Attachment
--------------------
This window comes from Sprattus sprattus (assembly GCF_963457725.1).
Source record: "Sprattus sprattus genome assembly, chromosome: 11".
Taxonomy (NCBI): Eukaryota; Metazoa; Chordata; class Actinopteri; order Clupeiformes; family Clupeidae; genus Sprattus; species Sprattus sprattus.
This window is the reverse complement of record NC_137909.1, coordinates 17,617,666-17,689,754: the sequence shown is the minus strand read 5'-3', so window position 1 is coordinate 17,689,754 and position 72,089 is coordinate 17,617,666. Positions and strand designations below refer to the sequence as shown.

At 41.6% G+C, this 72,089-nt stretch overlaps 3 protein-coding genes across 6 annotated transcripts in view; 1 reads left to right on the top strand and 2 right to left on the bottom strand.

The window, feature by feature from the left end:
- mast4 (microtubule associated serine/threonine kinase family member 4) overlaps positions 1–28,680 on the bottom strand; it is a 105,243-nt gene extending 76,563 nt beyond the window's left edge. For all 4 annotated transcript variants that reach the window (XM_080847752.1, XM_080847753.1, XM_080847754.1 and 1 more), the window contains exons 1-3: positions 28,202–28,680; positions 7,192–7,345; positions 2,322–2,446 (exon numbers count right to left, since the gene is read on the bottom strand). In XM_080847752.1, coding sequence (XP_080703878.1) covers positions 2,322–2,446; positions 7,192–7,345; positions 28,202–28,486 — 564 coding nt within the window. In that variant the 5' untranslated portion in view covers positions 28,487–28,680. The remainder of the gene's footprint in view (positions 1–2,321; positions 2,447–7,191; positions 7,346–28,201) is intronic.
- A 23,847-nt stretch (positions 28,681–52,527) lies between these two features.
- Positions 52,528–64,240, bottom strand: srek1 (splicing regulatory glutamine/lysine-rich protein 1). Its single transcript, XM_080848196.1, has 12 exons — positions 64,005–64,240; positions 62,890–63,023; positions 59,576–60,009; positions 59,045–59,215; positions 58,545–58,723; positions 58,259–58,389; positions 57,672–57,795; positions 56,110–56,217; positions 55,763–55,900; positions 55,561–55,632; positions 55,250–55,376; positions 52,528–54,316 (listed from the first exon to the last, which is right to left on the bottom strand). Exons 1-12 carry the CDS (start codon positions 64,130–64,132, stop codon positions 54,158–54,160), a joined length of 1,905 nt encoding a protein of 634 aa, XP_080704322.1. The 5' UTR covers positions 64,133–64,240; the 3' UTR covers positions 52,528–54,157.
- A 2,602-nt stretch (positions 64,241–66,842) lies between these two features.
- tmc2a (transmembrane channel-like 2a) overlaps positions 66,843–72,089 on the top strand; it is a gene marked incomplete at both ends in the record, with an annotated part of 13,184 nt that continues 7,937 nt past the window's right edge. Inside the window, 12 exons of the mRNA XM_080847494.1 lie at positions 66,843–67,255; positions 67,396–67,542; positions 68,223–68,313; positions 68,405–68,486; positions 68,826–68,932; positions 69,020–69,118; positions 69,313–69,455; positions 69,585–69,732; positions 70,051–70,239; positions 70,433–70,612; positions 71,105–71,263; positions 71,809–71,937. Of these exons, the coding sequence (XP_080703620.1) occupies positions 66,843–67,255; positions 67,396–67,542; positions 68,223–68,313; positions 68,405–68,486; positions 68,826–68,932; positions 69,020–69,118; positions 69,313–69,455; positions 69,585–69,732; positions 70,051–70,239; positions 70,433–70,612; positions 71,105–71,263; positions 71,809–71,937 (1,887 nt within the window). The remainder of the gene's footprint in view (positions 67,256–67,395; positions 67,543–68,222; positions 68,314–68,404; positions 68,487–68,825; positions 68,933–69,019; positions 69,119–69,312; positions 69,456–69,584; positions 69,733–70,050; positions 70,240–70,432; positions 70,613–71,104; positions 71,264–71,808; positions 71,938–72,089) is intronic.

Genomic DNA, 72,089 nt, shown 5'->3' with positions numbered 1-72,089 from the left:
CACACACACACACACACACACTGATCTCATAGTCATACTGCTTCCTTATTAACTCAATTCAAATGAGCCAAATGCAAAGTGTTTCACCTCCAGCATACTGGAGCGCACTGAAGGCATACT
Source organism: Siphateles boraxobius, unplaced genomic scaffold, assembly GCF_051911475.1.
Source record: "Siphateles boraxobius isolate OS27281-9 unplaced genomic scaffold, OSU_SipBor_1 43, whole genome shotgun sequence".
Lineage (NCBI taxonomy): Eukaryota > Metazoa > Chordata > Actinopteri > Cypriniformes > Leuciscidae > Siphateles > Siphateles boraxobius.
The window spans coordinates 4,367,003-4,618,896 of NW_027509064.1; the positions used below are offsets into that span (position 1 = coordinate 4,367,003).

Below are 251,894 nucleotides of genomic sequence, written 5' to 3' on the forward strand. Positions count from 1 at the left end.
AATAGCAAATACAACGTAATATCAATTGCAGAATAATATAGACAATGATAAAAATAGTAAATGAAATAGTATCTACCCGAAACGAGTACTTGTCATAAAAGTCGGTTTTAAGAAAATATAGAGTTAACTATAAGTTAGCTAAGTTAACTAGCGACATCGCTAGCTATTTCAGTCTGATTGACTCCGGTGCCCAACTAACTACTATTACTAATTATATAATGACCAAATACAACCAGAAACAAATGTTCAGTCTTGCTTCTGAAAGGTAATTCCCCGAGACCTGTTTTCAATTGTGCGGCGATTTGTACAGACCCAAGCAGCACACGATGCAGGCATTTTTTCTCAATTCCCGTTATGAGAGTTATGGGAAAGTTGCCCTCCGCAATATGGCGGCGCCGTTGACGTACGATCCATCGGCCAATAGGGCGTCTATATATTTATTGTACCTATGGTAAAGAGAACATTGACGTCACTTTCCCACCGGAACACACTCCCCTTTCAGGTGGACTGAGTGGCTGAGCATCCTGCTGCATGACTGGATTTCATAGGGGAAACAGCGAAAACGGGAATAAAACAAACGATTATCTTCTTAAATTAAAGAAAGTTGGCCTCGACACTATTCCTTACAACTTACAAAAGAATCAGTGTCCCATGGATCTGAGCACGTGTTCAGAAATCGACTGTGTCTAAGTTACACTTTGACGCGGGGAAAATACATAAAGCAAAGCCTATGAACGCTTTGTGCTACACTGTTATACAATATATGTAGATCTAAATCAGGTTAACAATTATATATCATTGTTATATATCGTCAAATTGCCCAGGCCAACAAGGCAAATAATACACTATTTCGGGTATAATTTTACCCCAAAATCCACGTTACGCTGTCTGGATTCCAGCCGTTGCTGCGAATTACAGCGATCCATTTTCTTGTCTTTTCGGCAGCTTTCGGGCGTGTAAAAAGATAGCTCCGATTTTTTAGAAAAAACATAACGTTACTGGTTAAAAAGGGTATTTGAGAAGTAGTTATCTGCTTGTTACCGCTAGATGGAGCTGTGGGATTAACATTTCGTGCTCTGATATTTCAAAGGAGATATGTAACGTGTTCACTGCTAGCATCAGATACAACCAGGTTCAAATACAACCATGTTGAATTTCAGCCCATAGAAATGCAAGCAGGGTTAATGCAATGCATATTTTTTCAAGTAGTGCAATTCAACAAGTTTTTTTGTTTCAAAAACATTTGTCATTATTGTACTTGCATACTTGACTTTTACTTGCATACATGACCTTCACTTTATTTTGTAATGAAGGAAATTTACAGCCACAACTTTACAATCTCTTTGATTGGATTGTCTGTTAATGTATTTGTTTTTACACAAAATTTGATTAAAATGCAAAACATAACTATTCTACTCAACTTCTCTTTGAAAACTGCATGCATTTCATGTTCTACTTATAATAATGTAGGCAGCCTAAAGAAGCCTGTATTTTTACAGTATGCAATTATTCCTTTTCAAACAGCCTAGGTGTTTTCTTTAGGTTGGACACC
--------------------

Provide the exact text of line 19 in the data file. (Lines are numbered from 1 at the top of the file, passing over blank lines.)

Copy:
AATAGCAAATACAACGTAATATCAATTGCAGAATAATATAGACAATGATAAAAATAGTAAATGAAATAGTATCTACCCGAAACGAGTACTTGTCATAAAAGTCGGTTTTAAGAAAATATAGAGTTAACTATAAGTTAGCTAAGTTAACTAGCGACATCGCTAGCTATTTCAGTCTGATTGACTCCGGTGCCCAACTAACTACTATTACTAATTATATAATGACCAAATACAACCAGAAACAAATGTTCAGTCTTGCTTCTGAAAGGTAATTCCCCGAGACCTGTTTTCAATTGTGCGGCGATTTGTACAGACCCAAGCAGCACACGATGCAGGCATTTTTTCTCAATTCCCGTTATGAGAGTTATGGGAAAGTTGCCCTCCGCAATATGGCGGCGCCGTTGACGTACGATCCATCGGCCAATAGGGCGTCTATATATTTATTGTACCTATGGTAAAGAGAACATTGACGTCACTTTCCCACCGGAACACACTCCCCTTTCAGGTGGACTGAGTGGCTGAGCATCCTGCTGCATGACTGGATTTCATAGGGGAAACAGCGAAAACGGGAATAAAACAAACGATTATCTTCTTAAATTAAAGAAAGTTGGCCTCGACACTATTCCTTACAACTTACAAAAGAATCAGTGTCCCATGGATCTGAGCACGTGTTCAGAAATCGACTGTGTCTAAGTTACACTTTGACGCGGGGAAAATACATAAAGCAAAGCCTATGAACGCTTTGTGCTACACTGTTATACAATATATGTAGATCTAAATCAGGTTAACAATTATATATCATTGTTATATATCGTCAAATTGCCCAGGCCAACAAGGCAAATAATACACTATTTCGGGTATAATTTTACCCCAAAATCCACGTTACGCTGTCTGGATTCCAGCCGTTGCTGCGAATTACAGCGATCCATTTTCTTGTCTTTTCGGCAGCTTTCGGGCGTGTAAAAAGATAGCTCCGATTTTTTAGAAAAAACATAACGTTACTGGTTAAAAAGGGTATTTGAGAAGTAGTTATCTGCTTGTTACCGCTAGATGGAGCTGTGGGATTAACATTTCGTGCTCTGATATTTCAAAGGAGATATGTAACGTGTTCACTGCTAGCATCAGATACAACCAGGTTCAAATACAACCATGTTGAATTTCAGCCCATAGAAATGCAAGCAGGGTTAATGCAATGCATATTTTTTCAAGTAGTGCAATTCAACAAGTTTTTTTGTTTCAAAAACATTTGTCATTATTGTACTTGCATACTTGACTTTTACTTGCATACATGACCTTCACTTTATTTTGTAATGAAGGAAATTTACAGCCACAACTTTACAATCTCTTTGATTGGATTGTCTGTTAATGTATTTGTTTTTACACAAAATTTGATTAAAATGCAAAACATAACTATTCTACTCAACTTCTCTTTGAAAACTGCATGCATTTCATGTTCTACTTATAATAATGTAGGCAGCCTAAAGAAGCCTGTATTTTTACAGTATGCAATTATTCCTTTTCAAACAGCCTAGGTGTTTTCTTTAGGTTGGACACC